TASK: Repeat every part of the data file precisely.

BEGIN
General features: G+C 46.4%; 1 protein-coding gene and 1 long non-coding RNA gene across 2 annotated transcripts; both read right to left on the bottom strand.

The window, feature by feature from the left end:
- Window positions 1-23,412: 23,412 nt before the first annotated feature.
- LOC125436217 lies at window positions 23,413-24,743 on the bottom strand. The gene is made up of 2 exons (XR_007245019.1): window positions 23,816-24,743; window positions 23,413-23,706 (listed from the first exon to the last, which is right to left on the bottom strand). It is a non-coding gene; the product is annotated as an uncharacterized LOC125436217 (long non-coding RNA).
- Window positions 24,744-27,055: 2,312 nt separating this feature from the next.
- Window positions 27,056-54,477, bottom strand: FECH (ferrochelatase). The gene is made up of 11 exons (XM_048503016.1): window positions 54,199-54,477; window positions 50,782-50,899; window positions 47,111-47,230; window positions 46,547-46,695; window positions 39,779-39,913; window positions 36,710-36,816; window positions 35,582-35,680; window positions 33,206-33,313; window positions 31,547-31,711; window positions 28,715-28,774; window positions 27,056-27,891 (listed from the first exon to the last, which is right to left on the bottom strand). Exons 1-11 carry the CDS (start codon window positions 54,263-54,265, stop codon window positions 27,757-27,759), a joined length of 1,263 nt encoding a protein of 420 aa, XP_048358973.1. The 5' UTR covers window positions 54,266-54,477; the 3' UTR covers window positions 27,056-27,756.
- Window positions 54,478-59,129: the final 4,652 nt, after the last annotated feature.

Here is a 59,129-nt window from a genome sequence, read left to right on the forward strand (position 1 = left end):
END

General features: G+C 46.4%; 1 protein-coding gene and 1 long non-coding RNA gene across 2 annotated transcripts; both read right to left on the bottom strand.

The window, feature by feature from the left end:
- Window positions 1-23,412: 23,412 nt before the first annotated feature.
- LOC125436217 lies at window positions 23,413-24,743 on the bottom strand. The gene is made up of 2 exons (XR_007245019.1): window positions 23,816-24,743; window positions 23,413-23,706 (listed from the first exon to the last, which is right to left on the bottom strand). It is a non-coding gene; the product is annotated as an uncharacterized LOC125436217 (long non-coding RNA).
- Window positions 24,744-27,055: 2,312 nt separating this feature from the next.
- Window positions 27,056-54,477, bottom strand: FECH (ferrochelatase). The gene is made up of 11 exons (XM_048503016.1): window positions 54,199-54,477; window positions 50,782-50,899; window positions 47,111-47,230; window positions 46,547-46,695; window positions 39,779-39,913; window positions 36,710-36,816; window positions 35,582-35,680; window positions 33,206-33,313; window positions 31,547-31,711; window positions 28,715-28,774; window positions 27,056-27,891 (listed from the first exon to the last, which is right to left on the bottom strand). Exons 1-11 carry the CDS (start codon window positions 54,263-54,265, stop codon window positions 27,757-27,759), a joined length of 1,263 nt encoding a protein of 420 aa, XP_048358973.1. The 5' UTR covers window positions 54,266-54,477; the 3' UTR covers window positions 27,056-27,756.
- Window positions 54,478-59,129: the final 4,652 nt, after the last annotated feature.

Here is a 59,129-nt window from a genome sequence, read left to right on the forward strand (position 1 = left end):